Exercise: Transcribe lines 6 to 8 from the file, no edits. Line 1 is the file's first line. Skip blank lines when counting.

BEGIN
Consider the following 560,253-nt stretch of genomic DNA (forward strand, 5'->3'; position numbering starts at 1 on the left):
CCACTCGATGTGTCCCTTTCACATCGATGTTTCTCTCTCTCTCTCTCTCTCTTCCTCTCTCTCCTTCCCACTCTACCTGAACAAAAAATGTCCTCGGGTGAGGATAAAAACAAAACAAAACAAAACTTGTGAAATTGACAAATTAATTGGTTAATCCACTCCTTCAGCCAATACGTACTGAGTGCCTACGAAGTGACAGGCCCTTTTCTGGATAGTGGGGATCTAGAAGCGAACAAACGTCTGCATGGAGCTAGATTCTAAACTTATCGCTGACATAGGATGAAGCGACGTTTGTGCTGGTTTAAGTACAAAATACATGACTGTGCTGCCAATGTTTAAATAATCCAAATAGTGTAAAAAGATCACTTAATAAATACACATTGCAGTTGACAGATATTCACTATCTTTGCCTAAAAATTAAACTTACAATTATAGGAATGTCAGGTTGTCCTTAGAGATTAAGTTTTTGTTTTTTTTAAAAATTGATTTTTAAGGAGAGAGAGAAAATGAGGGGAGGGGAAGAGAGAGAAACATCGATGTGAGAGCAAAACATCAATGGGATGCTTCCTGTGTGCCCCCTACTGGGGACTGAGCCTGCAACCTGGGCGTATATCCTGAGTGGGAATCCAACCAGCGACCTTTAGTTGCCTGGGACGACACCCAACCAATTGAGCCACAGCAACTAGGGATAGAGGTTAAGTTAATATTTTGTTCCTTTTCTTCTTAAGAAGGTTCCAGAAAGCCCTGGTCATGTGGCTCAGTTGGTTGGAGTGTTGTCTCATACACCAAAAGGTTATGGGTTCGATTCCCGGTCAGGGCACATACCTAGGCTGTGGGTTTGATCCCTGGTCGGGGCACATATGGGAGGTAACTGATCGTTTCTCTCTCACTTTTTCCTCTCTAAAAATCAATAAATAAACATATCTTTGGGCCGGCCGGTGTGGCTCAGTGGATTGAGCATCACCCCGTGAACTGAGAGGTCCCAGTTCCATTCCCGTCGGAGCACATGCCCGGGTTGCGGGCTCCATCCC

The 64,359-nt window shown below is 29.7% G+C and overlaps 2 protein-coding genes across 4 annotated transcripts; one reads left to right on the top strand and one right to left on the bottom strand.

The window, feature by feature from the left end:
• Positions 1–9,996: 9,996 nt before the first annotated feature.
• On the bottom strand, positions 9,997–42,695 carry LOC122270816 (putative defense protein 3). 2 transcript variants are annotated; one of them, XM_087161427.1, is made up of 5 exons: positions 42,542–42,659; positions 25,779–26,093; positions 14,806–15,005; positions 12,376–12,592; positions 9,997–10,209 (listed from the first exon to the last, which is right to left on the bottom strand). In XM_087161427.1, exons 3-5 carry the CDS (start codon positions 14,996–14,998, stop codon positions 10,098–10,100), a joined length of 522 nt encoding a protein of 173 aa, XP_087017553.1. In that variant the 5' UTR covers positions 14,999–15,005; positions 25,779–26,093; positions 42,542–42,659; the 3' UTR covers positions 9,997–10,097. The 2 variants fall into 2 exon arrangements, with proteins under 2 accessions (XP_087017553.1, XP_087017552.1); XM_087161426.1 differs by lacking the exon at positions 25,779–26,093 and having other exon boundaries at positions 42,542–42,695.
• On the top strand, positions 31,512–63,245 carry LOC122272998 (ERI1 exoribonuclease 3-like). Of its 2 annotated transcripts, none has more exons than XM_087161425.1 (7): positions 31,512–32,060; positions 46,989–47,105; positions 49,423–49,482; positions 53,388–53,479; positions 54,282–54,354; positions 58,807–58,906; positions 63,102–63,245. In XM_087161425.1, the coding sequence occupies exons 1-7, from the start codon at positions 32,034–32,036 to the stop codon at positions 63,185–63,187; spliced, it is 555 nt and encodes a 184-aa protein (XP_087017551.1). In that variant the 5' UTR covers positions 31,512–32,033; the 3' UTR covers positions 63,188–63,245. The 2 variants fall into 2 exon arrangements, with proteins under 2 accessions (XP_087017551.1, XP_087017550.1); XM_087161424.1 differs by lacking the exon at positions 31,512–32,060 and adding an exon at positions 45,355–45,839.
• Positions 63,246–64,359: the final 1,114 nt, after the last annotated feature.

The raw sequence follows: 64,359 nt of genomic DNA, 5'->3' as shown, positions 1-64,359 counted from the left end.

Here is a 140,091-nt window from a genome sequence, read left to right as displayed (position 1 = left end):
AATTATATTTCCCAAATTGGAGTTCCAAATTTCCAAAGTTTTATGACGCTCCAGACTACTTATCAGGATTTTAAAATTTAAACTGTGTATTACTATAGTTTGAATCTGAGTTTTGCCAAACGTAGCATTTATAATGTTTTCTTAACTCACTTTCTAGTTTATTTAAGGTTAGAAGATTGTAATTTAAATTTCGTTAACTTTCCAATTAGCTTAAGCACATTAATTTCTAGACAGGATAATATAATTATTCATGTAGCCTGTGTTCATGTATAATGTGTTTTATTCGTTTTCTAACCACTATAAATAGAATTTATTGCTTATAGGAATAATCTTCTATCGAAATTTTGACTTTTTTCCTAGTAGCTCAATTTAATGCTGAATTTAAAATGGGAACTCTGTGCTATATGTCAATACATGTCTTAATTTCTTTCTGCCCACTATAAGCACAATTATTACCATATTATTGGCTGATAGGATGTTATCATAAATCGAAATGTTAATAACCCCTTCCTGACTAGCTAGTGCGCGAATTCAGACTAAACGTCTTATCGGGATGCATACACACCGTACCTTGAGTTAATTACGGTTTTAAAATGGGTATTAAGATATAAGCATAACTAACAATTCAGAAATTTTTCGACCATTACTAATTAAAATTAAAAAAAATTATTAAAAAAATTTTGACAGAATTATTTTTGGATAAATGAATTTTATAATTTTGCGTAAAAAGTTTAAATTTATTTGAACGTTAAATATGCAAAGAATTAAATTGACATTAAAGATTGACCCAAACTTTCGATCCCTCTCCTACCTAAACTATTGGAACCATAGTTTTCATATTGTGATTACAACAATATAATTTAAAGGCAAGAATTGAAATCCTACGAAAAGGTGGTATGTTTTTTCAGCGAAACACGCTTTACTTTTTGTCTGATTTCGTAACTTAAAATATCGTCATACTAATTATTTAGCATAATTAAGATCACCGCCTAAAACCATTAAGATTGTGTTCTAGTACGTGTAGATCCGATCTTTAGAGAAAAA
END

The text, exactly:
• On the bottom strand, positions 9,997–42,695 carry LOC122270816 (putative defense protein 3). 2 transcript variants are annotated; one of them, XM_087161427.1, is made up of 5 exons: positions 42,542–42,659; positions 25,779–26,093; positions 14,806–15,005; positions 12,376–12,592; positions 9,997–10,209 (listed from the first exon to the last, which is right to left on the bottom strand). In XM_087161427.1, exons 3-5 carry the CDS (start codon positions 14,996–14,998, stop codon positions 10,098–10,100), a joined length of 522 nt encoding a protein of 173 aa, XP_087017553.1. In that variant the 5' UTR covers positions 14,999–15,005; positions 25,779–26,093; positions 42,542–42,659; the 3' UTR covers positions 9,997–10,097. The 2 variants fall into 2 exon arrangements, with proteins under 2 accessions (XP_087017553.1, XP_087017552.1); XM_087161426.1 differs by lacking the exon at positions 25,779–26,093 and having other exon boundaries at positions 42,542–42,695.
• On the top strand, positions 31,512–63,245 carry LOC122272998 (ERI1 exoribonuclease 3-like). Of its 2 annotated transcripts, none has more exons than XM_087161425.1 (7): positions 31,512–32,060; positions 46,989–47,105; positions 49,423–49,482; positions 53,388–53,479; positions 54,282–54,354; positions 58,807–58,906; positions 63,102–63,245. In XM_087161425.1, the coding sequence occupies exons 1-7, from the start codon at positions 32,034–32,036 to the stop codon at positions 63,185–63,187; spliced, it is 555 nt and encodes a 184-aa protein (XP_087017551.1). In that variant the 5' UTR covers positions 31,512–32,033; the 3' UTR covers positions 63,188–63,245. The 2 variants fall into 2 exon arrangements, with proteins under 2 accessions (XP_087017551.1, XP_087017550.1); XM_087161424.1 differs by lacking the exon at positions 31,512–32,060 and adding an exon at positions 45,355–45,839.
• Positions 63,246–64,359: the final 1,114 nt, after the last annotated feature.